GROSS: How did it affect you emotionally to have him apologize? 'Cause it sounds like this is something that you'd carried around for a long time.

EDGERTON: You know, I felt the guilt of having told my dad that this thing had happened and the fact that my dad then went to the school, and I was mortified. And then these boys got suspended, and I felt like I was then in danger. You know, I mean, school is a dangerous place. I - you know, I think - you know, I'm fascinated with that age that I was talking about - 13, 14, 15. And, in fact, recently I'm working on another story that deals with bullying and with the dangerous environment of high school. And I don't know why. It's just one of my fascinations.

GROSS: Well, let's take a break here, and then we'll talk some more. If you're just joining us, my guest is actor Joel Edgerton. He stars in Paul Schrader's new film, "Master Gardener." We'll be right back. This is FRESH AIR.


GROSS: This is FRESH AIR. I'm Terry Gross. Let's get back to my interview with Joel Edgerton, who has starred in many films, including Paul Schrader's new movie "Master Gardener." In the 2016 film "Loving," he played Richard Loving, a white man who married a Black woman, leading to the historic Supreme Court case Loving v. Virginia that overturned state laws that had made interracial marriage illegal. In the streaming series "The Underground Railroad," he played a determined slave catcher. Edgerton also wrote and directed the psychological thriller "The Gift." And among his many other roles are Tom Buchanan in "The Great Gatsby" and Owen Lars, Anakin Skywalker's half-brother, in two of the "Star Wars" prequels and in the Disney+ series "Obi-Wan Kenobi."

It sounds like when you were in, I don't know, your teens or 20s, you worked at a hotel in a very dangerous area of Sydney, Australia. And was the hotel itself dangerous? Like, what went on in that hotel?

EDGERTON: No, it was - the hotel was actually quite a sort of gentrified - I think it was part of the Hyatt chain. It just happened to be at the entry gates to the red-light district in Sydney, you know, where - it's slightly changed now because of sort of nighttime curfew laws, but King's Cross was where - and is where - most of the sort of hub of prostitution and drugs, the drug trade, and lots of sort of nightclubs are. And the hotel was right at the beginning edge of that. And I was sort of terrified. I mean, I was a quasi-country boy growing up, and I had only just moved to the city and gone to a drama school, which was back out in the country sort of areas. And here I was living in the city, and I needed a job. You know, I was out of college, and I was working as a porter or a - you know, a bellhop as Americans would say, I guess.

And it was more the things that would go on outside the front doors and, you know, fights spilling in. And somebody that I was working with ended up going to prison for selling guns out of that hotel. I remember there was a really, really awful event that happened where one of the - one of my co-staff - I wasn't around that particular week, but - had committed suicide at the hotel. It just felt like, for the environment that I'd grown up in, which was very leafy and safe and bushland and lovely, I was suddenly in the chaos of the city, and it was, like, very eye-opening for me.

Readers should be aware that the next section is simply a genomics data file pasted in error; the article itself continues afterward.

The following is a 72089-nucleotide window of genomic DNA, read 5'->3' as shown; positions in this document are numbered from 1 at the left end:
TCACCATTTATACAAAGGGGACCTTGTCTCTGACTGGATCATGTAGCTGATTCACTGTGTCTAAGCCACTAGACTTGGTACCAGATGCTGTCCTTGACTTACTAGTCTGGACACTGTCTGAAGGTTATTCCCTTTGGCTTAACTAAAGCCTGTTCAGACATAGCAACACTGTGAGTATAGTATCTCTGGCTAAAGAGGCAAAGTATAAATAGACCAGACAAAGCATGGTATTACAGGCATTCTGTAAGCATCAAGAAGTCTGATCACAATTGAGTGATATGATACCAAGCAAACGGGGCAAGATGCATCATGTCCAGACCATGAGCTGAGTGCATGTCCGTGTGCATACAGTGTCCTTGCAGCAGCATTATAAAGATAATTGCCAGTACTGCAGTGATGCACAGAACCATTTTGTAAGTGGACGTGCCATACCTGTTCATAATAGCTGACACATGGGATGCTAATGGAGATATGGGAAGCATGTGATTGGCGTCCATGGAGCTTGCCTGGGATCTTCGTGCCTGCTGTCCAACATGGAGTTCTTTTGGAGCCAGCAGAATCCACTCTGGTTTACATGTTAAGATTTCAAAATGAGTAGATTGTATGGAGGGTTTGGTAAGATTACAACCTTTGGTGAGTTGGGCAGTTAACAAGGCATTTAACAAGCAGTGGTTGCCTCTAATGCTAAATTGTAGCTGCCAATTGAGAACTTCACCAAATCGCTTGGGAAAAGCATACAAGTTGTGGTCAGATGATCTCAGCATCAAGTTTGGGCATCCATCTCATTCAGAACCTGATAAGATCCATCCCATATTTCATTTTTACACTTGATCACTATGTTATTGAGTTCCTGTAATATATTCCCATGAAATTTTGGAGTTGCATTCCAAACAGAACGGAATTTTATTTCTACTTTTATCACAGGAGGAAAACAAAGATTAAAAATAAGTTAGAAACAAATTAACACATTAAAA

GROSS: Did you ever feel like you were in a movie, but nobody had written your part in the script?

EDGERTON: (Laughter) Yeah, I...

GROSS: Because you were not used to any of this. All of this is happening around you.

EDGERTON: I feel like danger is just part of the optimism of youth, you know - that, you know, my brother and I would go skiing, and the things that we would do on a pair of skis I would never even dream of doing now. You know, children want to defy gravity and climb really high, and I think the same could be said about the curiosity for weirdness and unusual things and trying to get into nightclubs when you're way too young, you know, forging your own ID to try and get into places. And I think part of life is understanding that you're not immortal. And I have this strong belief that we all, at some point, learn that lesson, and hopefully, we learn it in a semi-safe way.

GROSS: How did you learn it?

EDGERTON: Oh, I remember exactly when I learned it. I was in Thailand when all the planes were supposed to fall out of the sky on the turn of the...

GROSS: Millennium?

EDGERTON: Millennial to - Y2K. And we were expecting - I think Nike's ads had giraffes running around in the city. And, you know, I went to Thailand, and we were counting down to midnight, and we were waiting for all the chaos to happen, which we all know now never happened. But my chaos happened that night. I got super drunk, and I was doing acrobatics on the beach, something that I'd learnt through my brother and his stunt guys, friends. And I landed upside down on my neck in the sand at about 2 o'clock in the morning. And when I stood up I couldn't feel my left arm at all, and I had a feeling like I'd almost broken my spine.

And it turned out that I - I was told I had completely torn the nerves in my left neck that extended to my left arm. And it took me about eight months to rehab. And I saw a neurosurgeon who told me I hadn't torn the nerves. I'd just stretched them. But I think the significant part of it was I realized that I had been careless with myself, and I put myself in a lot of danger and that I could easily have ended up in a wheelchair that day. And I was lucky. I was so lucky that I'd been injured in a way that was bad but not lasting. And it really made me reassess my point of view on dangerous things in general.